IN compiling information for this morning’s separate article, “2015 outlook: What lies ahead for herd size, cattle slaughter, price?” we drifted onto the topic of how the national herd size and related information is calculated.
Behind the scenes, Meat & Livestock Australia’s Central Marketing & Industry Insights division is beginning the process of data collection to present MLA’s 2015 annual industry projections around mid-January next year. But it’s not an easy or straightforward task, it appears.
In the US, twice-yearly national herd estimates are compiled by the well-resourced and financed USDA. And the nation’s heavy reliance on feedlots for steer and heifer slaughter, provides further hard data which makes it a relatively straightforward task to establish US national herd trends.
Here, the process is a much more inexact science. MLA’s assessments of herd composition and other factors in Australia are based on several sources:
- Information generated by the Australian Bureau of Statistics, based on a five-yearly census, and ‘sample’ surveys carried out in the intervening years in between. The sampling methodology is not known, but anecdotally, well-informed stakeholders are often critical of the ABS conclusions, based on grassroots knowledge. The ABS data has a considerable lag factor. The preliminary figure for herd size for June 30, 2014, for example, only came out a couple of weeks ago, and the official figure will not be released until early next year.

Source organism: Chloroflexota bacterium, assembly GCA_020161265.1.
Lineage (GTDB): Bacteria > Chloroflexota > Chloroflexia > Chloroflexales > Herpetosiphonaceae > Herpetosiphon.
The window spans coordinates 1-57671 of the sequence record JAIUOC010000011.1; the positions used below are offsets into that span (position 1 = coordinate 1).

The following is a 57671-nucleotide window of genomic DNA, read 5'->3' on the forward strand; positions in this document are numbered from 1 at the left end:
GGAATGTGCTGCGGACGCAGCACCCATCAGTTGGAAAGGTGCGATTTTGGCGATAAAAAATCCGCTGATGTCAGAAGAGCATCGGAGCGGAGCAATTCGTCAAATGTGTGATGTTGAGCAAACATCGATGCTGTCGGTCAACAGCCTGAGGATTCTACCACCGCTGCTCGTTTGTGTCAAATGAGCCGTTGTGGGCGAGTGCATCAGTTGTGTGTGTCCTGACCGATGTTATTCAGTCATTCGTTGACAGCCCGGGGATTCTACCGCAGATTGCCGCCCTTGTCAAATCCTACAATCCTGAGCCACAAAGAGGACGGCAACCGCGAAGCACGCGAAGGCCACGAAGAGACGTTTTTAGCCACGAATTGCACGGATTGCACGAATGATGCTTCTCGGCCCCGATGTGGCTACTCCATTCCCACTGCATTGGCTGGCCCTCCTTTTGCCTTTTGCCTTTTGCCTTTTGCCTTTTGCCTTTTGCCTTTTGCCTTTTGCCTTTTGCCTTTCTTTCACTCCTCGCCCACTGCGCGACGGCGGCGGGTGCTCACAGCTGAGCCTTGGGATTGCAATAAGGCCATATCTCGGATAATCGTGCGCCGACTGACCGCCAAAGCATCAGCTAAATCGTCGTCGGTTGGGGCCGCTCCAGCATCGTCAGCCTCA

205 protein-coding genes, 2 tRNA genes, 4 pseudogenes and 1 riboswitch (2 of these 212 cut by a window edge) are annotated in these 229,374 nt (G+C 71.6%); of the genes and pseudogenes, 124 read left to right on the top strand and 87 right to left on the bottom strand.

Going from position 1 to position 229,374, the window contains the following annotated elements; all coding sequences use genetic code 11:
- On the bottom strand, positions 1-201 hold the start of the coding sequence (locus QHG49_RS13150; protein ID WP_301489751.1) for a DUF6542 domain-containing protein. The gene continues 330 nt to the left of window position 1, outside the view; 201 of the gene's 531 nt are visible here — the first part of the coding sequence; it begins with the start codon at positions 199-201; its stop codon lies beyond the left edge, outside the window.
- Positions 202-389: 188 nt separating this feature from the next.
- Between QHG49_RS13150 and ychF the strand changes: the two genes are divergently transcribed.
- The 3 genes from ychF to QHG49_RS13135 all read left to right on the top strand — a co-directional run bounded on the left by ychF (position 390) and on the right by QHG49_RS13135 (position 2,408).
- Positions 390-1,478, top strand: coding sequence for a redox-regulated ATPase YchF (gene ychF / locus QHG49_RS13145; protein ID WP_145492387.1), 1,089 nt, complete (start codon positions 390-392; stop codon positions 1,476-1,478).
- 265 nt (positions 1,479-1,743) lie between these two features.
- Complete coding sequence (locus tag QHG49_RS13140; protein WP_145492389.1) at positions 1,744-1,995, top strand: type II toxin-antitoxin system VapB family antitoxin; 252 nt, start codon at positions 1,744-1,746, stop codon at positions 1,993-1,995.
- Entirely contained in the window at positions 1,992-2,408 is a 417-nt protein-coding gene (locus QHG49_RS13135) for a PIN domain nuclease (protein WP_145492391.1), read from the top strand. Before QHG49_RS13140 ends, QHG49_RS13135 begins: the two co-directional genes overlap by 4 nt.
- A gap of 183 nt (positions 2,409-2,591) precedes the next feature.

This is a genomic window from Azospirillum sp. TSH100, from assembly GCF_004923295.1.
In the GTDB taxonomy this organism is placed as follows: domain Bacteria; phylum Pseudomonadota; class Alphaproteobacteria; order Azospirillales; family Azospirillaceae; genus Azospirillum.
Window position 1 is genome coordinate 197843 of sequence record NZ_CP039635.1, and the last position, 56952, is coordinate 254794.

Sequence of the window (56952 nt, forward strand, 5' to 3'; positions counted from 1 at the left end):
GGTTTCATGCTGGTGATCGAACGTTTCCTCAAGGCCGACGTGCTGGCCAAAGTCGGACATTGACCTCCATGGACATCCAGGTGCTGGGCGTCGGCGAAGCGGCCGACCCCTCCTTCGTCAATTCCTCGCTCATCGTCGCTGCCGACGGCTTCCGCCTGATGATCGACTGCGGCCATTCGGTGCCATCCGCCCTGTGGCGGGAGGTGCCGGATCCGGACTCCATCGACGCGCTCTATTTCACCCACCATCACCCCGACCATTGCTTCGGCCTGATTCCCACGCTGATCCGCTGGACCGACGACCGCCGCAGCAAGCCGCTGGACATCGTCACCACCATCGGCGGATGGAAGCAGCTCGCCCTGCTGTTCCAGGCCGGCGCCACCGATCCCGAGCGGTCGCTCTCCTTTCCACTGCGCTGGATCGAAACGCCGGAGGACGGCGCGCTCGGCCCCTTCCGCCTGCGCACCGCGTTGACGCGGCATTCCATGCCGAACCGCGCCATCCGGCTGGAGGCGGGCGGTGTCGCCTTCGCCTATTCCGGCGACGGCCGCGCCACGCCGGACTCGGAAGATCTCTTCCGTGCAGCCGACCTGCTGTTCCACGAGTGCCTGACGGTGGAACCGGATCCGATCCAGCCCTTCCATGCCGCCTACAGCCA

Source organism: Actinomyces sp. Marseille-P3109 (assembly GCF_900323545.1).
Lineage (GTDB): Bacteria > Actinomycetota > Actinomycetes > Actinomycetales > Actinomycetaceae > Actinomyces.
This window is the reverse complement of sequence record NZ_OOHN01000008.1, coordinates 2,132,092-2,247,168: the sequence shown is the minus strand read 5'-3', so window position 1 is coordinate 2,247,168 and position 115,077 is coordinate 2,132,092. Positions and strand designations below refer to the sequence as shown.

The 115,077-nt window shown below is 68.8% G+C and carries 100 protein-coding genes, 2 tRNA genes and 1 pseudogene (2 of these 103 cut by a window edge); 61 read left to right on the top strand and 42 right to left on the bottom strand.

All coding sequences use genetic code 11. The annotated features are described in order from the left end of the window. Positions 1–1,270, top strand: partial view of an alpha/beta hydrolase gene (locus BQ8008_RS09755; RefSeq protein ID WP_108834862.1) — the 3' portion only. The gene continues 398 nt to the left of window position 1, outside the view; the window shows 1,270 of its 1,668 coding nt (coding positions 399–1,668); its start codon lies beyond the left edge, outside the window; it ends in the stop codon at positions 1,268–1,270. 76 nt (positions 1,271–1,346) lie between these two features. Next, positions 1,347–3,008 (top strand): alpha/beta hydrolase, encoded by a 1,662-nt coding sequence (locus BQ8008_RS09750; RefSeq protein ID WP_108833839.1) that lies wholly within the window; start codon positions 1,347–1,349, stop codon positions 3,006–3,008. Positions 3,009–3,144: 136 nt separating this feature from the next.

- ABS also produces monthly slaughter statistics for each state, which provide further guidance as to how trends are tracking, year-on-year. Unfortunately this data also carries a six-week lag. An important part of the monthly kill stats is the female component of the kill, of course.
- Using that information as a basis, MLA then goes into the market and communicates extensively with processors, large pastoral companies, live exporters and others to try to refine its own annual herd size and slaughter forecasts, due for release as the annual Industry Projections in January. This is based on anecdotal evidence of local pasture conditions, conception rates, rates of female turnoff and other factors. That process is happening now.
MLA advised Beef Central that from early next year, it plans to examine herd size and other industry trends more frequently than it has in the past, aiming to produce quarterly reports that better capture seasonal and other patterns.